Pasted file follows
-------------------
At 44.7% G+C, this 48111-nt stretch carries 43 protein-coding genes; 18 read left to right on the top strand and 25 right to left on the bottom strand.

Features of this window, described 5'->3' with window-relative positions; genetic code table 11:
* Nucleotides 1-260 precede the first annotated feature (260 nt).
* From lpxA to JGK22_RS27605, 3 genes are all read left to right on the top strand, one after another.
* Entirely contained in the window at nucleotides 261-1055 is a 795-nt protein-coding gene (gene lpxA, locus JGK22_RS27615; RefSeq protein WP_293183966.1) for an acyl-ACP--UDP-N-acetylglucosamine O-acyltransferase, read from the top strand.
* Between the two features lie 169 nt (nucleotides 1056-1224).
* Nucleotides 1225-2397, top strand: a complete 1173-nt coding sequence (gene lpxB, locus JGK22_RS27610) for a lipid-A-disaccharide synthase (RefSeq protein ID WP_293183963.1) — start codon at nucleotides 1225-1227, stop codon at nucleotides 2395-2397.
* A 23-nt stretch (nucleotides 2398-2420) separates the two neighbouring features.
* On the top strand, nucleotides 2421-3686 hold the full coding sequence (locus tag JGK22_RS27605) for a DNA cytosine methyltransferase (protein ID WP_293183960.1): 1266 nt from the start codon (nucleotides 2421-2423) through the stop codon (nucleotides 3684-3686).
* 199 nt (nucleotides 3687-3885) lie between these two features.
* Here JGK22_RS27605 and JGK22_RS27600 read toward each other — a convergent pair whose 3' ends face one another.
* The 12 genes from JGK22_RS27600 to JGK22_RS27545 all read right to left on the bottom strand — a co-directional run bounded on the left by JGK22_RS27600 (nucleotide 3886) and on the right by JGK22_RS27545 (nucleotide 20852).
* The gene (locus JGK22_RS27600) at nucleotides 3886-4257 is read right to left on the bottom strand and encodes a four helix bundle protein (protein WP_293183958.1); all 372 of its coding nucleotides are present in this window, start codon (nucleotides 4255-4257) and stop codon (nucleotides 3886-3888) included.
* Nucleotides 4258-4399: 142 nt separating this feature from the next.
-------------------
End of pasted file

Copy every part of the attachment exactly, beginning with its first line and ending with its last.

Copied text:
At 44.7% G+C, this 48111-nt stretch carries 43 protein-coding genes; 18 read left to right on the top strand and 25 right to left on the bottom strand.

Features of this window, described 5'->3' with window-relative positions; genetic code table 11:
* Nucleotides 1-260 precede the first annotated feature (260 nt).
* From lpxA to JGK22_RS27605, 3 genes are all read left to right on the top strand, one after another.
* Entirely contained in the window at nucleotides 261-1055 is a 795-nt protein-coding gene (gene lpxA, locus JGK22_RS27615; RefSeq protein WP_293183966.1) for an acyl-ACP--UDP-N-acetylglucosamine O-acyltransferase, read from the top strand.
* Between the two features lie 169 nt (nucleotides 1056-1224).
* Nucleotides 1225-2397, top strand: a complete 1173-nt coding sequence (gene lpxB, locus JGK22_RS27610) for a lipid-A-disaccharide synthase (RefSeq protein ID WP_293183963.1) — start codon at nucleotides 1225-1227, stop codon at nucleotides 2395-2397.
* A 23-nt stretch (nucleotides 2398-2420) separates the two neighbouring features.
* On the top strand, nucleotides 2421-3686 hold the full coding sequence (locus tag JGK22_RS27605) for a DNA cytosine methyltransferase (protein ID WP_293183960.1): 1266 nt from the start codon (nucleotides 2421-2423) through the stop codon (nucleotides 3684-3686).
* 199 nt (nucleotides 3687-3885) lie between these two features.
* Here JGK22_RS27605 and JGK22_RS27600 read toward each other — a convergent pair whose 3' ends face one another.
* The 12 genes from JGK22_RS27600 to JGK22_RS27545 all read right to left on the bottom strand — a co-directional run bounded on the left by JGK22_RS27600 (nucleotide 3886) and on the right by JGK22_RS27545 (nucleotide 20852).
* The gene (locus JGK22_RS27600) at nucleotides 3886-4257 is read right to left on the bottom strand and encodes a four helix bundle protein (protein WP_293183958.1); all 372 of its coding nucleotides are present in this window, start codon (nucleotides 4255-4257) and stop codon (nucleotides 3886-3888) included.
* Nucleotides 4258-4399: 142 nt separating this feature from the next.